While Zaza is linguistically more closely related to Talysh, Tati, Semnani, Sangesari, Gilaki and the Mazandarani[24][16] due to centuries of interaction, Kurmanji has had an impact on the language, which have blurred the boundaries between the two languages.[25] This and the fact that Zaza speakers are identified as ethnic Kurds by some scholars,[26][27] has encouraged some linguists to classify the language as a Kurdish dialect.[28][29] However, it has been demonstrared that mutual intelligibility between Zaza and Kurdish speakers is rather low and two languages are not mutually intelligible.[30]

The formation of these consonants, which form the basis of the historical evolution of languages and the classification in language groups, is almost the same in Zazaki as in Talysh, Tati (Harzandi), Sangesari, Vafsi, and some central Iranian languages. Zazaki, here, forms a belt of northwestern Iranian languages with Talysh, Tati, central Iranian dialects and Semnani, Semnani and the Gilaki. This belt is geographically divided by speakers of Persian, Azerbaijani and Kurdish into Zazaki, Talyshi, Tati in the western part and Semnani, Sangesari, Gilaki and other Caspian/Central dialects in the eastern part. Like most other languages of the belt, Zazaki shows a two-case system in the nouns, with an oblique ending generally going back to the Old Iranian genitive ending *-ahya. Zazaki, Talyshi, Azeri, Semnani, Gilaki and some other Caspian/Central dialects derive their present stem from the same old present participle ending in *ant:[31][32][33][34]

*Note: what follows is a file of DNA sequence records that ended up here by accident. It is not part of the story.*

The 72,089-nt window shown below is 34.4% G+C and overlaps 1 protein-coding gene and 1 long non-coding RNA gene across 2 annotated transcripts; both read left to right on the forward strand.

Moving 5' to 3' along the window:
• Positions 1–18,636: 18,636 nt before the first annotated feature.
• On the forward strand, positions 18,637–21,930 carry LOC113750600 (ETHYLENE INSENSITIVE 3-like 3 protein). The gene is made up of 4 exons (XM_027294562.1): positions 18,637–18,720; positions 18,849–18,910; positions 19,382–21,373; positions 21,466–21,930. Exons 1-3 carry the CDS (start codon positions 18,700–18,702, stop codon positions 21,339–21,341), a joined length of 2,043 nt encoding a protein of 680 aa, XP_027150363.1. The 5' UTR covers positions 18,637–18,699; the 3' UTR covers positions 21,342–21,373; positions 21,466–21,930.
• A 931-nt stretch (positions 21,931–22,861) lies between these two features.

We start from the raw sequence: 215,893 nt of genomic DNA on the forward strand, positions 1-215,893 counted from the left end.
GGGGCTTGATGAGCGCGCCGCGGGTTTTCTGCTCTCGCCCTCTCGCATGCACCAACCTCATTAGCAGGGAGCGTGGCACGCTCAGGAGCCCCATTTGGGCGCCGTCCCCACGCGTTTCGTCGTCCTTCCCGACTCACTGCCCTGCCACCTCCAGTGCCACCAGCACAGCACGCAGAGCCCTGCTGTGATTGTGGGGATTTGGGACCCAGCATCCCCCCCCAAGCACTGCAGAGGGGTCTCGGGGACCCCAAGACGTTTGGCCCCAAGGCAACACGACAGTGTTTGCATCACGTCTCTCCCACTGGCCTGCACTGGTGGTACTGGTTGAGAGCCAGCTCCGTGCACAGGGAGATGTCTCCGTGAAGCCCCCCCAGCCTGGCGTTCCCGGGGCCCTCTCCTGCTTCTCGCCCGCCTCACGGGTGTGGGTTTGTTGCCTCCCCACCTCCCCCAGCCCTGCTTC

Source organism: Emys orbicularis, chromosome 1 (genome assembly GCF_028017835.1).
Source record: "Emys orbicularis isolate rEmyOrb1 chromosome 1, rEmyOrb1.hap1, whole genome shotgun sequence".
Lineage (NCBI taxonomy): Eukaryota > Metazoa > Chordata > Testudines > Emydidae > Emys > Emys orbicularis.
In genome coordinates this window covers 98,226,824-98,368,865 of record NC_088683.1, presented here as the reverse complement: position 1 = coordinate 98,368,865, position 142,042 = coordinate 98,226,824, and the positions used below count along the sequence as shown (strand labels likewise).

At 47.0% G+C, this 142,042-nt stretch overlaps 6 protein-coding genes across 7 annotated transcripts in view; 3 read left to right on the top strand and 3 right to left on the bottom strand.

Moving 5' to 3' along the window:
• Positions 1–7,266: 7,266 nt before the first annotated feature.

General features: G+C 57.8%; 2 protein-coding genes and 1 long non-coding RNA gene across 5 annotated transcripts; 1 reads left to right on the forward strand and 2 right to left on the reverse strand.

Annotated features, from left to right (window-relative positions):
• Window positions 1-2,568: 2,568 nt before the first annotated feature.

English Zazaki Semnani Gilaki Tati Talyshi
"to go" šin- šenn- šun- šend- šed-
"to come" yen- ānn- ān- āmānd- omed-
"to say" vān- vān- gān- otn- voted-
"to see" vīnen- ? īn- vīnn- vīnd-
"to do" ken- ken- kun- könd- kerded-
"I go" ez šina e šeni men šunem men šenden/ez mešem ez šedam

Zazaki, along with Tati, Talysh, and some northwestern dialects, has strongly preserved its West Iranian Proto-Indo-European consonant roots and is quite distant from Persian and Kurdish. While Zazaki, along with Talysh and Tati, remain at the westernmost part of the western Iranian languages, Persian and Kurdish are positioned at the easternmost part:[35]

Proto Indo-European Part Azeri/Tati[b] Zazaki Talysh Semnani Caspian lang./dial. Central dia. Balochi Kurdish Persian
*ḱ/ĝ s/z s/z s/z s/z s/z s/z s/z s/z s/z h/d
*kue -ž- -ž- -ĵ- -ĵ, ž- -ĵ- -ĵ-, ž, z -ĵ- -ž- -z-
*gue ž ž (y-) ĵ ž ĵ,ž ĵ ĵ, ž, z ĵ ž z
*kw29 ? isb esb asb esp s esb ? s s
*tr/tl hr (h)r (hi)r (h)*r (h)r r r s s s
*d(h)w b b b b b b b d d d
*rd/*rz r/rz r/rz r/rz rz l/l(rz) l/l l/l(rz) l/l l/l l/l
*sw wx h w h x(u) x(u) x(u), f v x(w) x(u)
*tw f u w h h h h(u) h h h
*y- y y ĵ ĵ ĵ ĵ ĵ (y) ĵ ĵ ĵ